Dogs originated from wolves thousands of years ago. And, just like their ancestors, canines are pack animals (yet they don’t have a hierarchy). So, when a pup ends up in a human family, they’re happy to develop social ties. What about the whole alpha thing, then? It’s an outdated concept, a myth that was successfully debunked. There are no true alphas in dog packs.

That said, certain breeds like Huskies, Shepherds, Bulldogs, and Mastiffs are natural-born leaders. They tend to be stubborn and won’t follow your lead from the get-go. Thankfully, you can get there with obedience training. Be patient, encourage good behavior via positive reinforcement, and let the dog know there’s going to be a reward.

man training his vizsla dogman training his vizsla dog
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Do Dogs Get Attached to Their Human Parents?

In the eyes of a dog, the owner is a “special someone” who tends to their needs and provides shelter. In contrast to most animal species, we don’t push our furry buds away once they get older. As a result, pups develop strong, secure attachment bonds with their owners. Now, we’ve been living side by side with canines for more than 15,000 years and had time to warm up to each other.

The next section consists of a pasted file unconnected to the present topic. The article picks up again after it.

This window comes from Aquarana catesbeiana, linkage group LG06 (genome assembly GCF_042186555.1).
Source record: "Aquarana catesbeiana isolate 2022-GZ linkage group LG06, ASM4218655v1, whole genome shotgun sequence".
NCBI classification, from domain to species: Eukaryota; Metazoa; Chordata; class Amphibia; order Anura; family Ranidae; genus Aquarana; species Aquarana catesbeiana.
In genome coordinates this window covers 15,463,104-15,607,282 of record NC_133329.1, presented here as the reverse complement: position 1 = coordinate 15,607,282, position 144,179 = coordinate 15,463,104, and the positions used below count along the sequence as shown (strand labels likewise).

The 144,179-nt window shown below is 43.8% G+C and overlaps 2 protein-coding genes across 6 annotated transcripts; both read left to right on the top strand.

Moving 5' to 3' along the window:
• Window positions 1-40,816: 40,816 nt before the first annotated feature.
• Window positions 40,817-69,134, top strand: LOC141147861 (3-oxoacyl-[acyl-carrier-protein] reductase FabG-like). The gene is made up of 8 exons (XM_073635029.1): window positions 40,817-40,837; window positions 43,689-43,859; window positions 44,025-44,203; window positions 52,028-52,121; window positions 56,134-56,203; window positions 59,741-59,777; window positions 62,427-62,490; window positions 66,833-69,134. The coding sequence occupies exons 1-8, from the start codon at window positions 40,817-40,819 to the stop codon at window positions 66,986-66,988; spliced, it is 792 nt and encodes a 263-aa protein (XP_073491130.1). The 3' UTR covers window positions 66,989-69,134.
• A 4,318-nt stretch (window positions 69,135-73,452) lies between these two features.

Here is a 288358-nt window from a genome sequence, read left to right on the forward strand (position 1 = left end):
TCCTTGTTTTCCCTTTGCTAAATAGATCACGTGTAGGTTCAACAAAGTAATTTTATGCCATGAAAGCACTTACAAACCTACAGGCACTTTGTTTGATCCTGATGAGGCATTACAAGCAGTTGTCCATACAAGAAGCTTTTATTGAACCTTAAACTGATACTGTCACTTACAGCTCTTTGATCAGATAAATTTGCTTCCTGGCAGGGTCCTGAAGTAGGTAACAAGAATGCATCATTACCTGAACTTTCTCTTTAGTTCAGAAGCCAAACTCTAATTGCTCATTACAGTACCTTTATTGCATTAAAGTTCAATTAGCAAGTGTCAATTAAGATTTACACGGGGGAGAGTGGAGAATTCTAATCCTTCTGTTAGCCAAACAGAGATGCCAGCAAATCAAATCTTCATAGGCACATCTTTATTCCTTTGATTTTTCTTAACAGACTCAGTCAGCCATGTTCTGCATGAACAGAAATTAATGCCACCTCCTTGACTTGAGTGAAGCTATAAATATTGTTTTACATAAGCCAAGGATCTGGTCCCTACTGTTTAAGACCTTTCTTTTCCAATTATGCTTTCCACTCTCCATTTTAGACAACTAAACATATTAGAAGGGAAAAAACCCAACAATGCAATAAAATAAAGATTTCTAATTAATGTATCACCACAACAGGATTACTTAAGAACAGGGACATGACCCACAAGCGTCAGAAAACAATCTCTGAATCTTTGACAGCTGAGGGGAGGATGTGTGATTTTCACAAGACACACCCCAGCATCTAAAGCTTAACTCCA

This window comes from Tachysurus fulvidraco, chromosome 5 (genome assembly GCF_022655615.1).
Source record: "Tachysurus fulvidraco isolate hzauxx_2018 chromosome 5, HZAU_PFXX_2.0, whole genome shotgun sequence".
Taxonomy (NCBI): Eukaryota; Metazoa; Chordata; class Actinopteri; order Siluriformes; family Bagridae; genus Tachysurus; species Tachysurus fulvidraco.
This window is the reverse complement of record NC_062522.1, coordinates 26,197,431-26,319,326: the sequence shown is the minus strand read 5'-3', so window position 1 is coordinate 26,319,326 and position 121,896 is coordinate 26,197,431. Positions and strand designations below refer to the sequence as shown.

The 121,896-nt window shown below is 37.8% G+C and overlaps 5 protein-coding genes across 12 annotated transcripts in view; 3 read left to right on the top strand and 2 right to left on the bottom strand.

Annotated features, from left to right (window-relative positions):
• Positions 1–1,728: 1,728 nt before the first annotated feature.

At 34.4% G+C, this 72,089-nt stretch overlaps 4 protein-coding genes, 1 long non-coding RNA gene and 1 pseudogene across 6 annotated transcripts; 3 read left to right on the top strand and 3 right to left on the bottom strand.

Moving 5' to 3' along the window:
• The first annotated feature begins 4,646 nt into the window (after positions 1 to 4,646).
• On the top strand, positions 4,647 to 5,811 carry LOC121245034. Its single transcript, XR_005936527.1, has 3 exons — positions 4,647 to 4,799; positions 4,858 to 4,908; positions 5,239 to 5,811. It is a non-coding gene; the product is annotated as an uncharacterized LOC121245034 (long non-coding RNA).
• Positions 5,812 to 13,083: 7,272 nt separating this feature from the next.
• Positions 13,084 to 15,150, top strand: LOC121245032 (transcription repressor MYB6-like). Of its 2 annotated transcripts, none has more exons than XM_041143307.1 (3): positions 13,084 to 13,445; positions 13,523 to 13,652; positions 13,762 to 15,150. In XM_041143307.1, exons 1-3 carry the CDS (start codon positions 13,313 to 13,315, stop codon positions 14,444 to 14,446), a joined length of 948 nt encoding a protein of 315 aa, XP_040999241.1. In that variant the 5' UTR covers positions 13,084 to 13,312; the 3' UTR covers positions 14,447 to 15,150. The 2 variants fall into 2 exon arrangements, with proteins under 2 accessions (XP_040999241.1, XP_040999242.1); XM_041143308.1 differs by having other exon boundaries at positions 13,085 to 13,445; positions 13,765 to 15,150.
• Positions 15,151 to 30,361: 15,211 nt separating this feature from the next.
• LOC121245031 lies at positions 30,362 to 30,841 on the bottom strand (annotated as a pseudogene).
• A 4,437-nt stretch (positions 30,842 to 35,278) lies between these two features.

But, to this day, science doesn’t have a direct answer to the most popular question: what exactly do dogs think, or how do they feel about us? Well, affection is certainly a part of the deal. This becomes apparent when our pets rush to the door to welcome us, wag their tails, and give us licks and kisses. Dogs also run to us when worried/scared, which means they associate us with safety.

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How Do Dogs Recognize Us?

There’s another common myth that claims dogs think of us as just bigger dogs, but it’s not really true. The reason for this is simple: canines have a strong sense of smell, and it takes them a quick sniff to know we don’t belong to the canine kingdom. Pups have 100+ million sensory receptors, while we (humans) only have 6 million of those.

Besides, dogs excel at processing various odors. That’s why Bloodhounds, Shepherds, Beagles, and Labradors can catch their prey’s scent from miles away! Lastly, every single human has their own unique smell, and dogs can quickly single out the scent of their owners because that triggers the reward center in their brains.

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What About Eye Contact?